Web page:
The Supreme Court has outlawed the demolition of properties or eviction of people from houses by local authorities without a court order. Justice Vernanda Ziyambi, sitting with two other judges of the court of appeal, ruled that the 1979 by-law relied upon by councils over the years to demolish properties deemed to be illegal, was unconstitutional.

The judgment came after scores of families were left homeless following unlawful demolition of houses. Justice Ziyambi recently confirmed a High Court judgment of 2015 that ruled illegal the council demolitions in a case involving three Budiriro 4 families.

Three members of Nyikavanhu Housing Co-operative – Mr Tawanda Mukungurutse, Mr Patrick Chikohora and Mr Cledwyn Mutete – who were represented by Advocate Thabani Mpofu successfully challenged the demolition of their houses by Harare City Council.

Council, in demolishing the properties, relied on Statutory Instrument 109 of 1979, but the court found it to be in violation of the Constitution.

The court held that SI 109 of 1979 became invalid after the proclamation of the new Constitution in 2013.

“Section 74 of the Constitution forbids in clear and unambiguous terms, the demolition of homes without a court order,” ruled Justice Ziyambi.

“The law in terms of which the appellant (council) acted, though valid in the past, became invalid when the Constitution came into effect.”

The court found that the three families were living in the houses that were demolished and that they regarded the properties as their homes.

“Quite clearly, on the evidence presented in the papers, the respondents lived in these houses or structures with their families and regarded them as their homes,” said Justice Ziyambi.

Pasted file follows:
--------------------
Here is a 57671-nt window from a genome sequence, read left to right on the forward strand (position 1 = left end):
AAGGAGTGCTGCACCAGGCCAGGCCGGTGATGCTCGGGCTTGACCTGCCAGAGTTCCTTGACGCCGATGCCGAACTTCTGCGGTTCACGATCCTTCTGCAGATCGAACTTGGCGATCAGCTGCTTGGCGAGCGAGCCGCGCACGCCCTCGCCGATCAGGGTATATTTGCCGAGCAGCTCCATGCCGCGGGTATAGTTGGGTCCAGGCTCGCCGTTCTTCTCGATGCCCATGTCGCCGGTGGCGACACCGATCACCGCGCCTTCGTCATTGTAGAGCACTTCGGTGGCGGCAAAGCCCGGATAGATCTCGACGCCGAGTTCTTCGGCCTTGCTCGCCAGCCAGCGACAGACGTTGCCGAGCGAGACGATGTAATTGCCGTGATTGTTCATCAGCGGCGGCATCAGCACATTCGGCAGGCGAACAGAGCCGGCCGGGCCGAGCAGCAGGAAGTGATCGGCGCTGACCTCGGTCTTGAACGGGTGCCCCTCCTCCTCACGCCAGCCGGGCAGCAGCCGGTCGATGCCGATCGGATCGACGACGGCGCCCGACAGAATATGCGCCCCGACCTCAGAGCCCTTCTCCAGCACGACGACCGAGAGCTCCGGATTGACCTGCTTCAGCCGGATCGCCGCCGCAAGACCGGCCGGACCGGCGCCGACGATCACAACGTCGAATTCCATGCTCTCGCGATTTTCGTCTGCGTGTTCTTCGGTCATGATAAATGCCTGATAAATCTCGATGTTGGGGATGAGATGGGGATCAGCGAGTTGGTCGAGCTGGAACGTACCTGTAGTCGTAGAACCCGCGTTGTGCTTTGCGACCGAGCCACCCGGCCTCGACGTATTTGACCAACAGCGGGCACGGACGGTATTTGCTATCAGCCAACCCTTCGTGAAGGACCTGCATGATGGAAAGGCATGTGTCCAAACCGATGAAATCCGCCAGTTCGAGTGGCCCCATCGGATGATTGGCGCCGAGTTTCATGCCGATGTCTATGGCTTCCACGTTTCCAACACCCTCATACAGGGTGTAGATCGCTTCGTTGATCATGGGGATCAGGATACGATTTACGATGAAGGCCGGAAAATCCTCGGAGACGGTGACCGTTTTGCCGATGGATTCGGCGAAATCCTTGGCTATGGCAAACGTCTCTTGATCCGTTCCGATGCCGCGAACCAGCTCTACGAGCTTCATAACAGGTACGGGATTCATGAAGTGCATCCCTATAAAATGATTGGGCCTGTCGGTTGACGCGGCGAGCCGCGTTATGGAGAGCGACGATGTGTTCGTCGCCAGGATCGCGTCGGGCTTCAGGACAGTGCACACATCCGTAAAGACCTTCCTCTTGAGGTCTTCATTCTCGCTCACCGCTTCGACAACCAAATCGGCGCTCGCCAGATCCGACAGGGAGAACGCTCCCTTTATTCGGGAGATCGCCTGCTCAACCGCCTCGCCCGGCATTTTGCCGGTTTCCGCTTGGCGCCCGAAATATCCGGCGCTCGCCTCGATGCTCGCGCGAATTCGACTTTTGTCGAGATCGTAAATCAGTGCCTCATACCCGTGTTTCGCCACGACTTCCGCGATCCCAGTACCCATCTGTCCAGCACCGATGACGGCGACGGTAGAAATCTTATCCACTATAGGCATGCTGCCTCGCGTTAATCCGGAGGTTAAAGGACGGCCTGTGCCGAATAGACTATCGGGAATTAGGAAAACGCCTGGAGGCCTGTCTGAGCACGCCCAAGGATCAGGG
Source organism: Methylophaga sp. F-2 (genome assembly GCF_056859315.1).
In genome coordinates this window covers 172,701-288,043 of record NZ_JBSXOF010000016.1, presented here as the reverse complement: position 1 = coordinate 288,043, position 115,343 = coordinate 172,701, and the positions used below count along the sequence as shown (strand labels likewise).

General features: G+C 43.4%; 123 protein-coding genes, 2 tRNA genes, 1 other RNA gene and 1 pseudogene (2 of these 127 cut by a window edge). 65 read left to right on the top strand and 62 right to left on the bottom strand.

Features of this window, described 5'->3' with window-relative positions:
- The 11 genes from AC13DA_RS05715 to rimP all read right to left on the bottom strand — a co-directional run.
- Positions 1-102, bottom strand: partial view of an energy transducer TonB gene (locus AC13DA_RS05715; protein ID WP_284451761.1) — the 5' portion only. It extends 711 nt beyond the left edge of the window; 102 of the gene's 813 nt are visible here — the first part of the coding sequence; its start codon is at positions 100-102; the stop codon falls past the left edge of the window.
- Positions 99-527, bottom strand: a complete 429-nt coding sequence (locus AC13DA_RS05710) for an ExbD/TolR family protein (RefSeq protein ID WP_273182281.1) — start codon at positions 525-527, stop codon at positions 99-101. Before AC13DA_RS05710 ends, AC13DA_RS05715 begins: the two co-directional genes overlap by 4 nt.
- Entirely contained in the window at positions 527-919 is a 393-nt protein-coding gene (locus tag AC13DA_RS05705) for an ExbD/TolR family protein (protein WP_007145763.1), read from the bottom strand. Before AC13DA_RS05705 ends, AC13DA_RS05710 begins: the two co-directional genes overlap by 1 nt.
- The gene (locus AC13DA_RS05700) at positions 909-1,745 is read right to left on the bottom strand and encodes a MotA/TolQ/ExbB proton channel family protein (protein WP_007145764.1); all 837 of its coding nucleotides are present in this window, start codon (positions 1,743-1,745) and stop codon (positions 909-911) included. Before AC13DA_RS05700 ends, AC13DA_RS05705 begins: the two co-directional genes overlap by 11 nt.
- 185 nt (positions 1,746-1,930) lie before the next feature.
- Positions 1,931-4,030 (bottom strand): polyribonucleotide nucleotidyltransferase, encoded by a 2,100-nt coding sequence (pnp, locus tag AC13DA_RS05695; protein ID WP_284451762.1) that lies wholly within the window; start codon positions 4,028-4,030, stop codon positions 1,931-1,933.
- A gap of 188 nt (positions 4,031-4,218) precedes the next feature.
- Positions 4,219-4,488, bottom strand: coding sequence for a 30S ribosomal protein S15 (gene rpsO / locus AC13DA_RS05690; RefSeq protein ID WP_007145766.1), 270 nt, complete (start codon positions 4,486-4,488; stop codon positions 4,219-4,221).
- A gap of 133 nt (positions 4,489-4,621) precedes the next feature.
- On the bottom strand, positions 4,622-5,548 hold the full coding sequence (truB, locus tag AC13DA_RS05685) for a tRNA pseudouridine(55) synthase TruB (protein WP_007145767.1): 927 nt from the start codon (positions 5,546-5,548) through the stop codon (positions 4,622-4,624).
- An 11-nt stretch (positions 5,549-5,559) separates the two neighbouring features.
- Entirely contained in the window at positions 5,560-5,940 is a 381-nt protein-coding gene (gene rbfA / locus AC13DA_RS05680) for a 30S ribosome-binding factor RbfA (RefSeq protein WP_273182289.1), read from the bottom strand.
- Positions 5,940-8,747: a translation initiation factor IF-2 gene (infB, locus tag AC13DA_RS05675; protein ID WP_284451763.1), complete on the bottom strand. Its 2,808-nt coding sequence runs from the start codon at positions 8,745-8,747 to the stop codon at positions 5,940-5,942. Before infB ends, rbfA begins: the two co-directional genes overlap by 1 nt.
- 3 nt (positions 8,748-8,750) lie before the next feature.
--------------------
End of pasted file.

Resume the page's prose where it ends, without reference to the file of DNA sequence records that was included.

“In the premises, no basis has been established for setting aside the judgment of the High Court as prayed by the appellant.”

Justice Priscilla Chigumba, who heard the matter in 2015 at the High Court, blasted Harare City Council and the Ministry of Local Government, Public Works and National Housing for demolishing the structures in violation of the people’s right to administrative justice as enshrined in Section 68 of the Constitution.

“Under no circumstances are the Government departments at liberty to demolish any structures in the absence of a court order authorising them to do so, whether the structures are illegal or an eyesore,” she said.

“The unlawful conduct of the respondents of demolishing the applicants’ houses without notice and without a court order was deplorable and not justifiable in a democratic society.

“This is a democratic society in which such conduct, especially on the part of Government departments, whose operations are funded by taxpayers’ money, is not justifiable.

“For the avoidance of doubt, and in the spirit of guiding future conduct by these Government departments, the notice of intention to evict must be in writing, not given verbally at a meeting held under a tree. Notice must give those likely to be affected sufficient time within which to relocate.

“If this is not complied with, then the eviction and demolition will be unconstitutional.”

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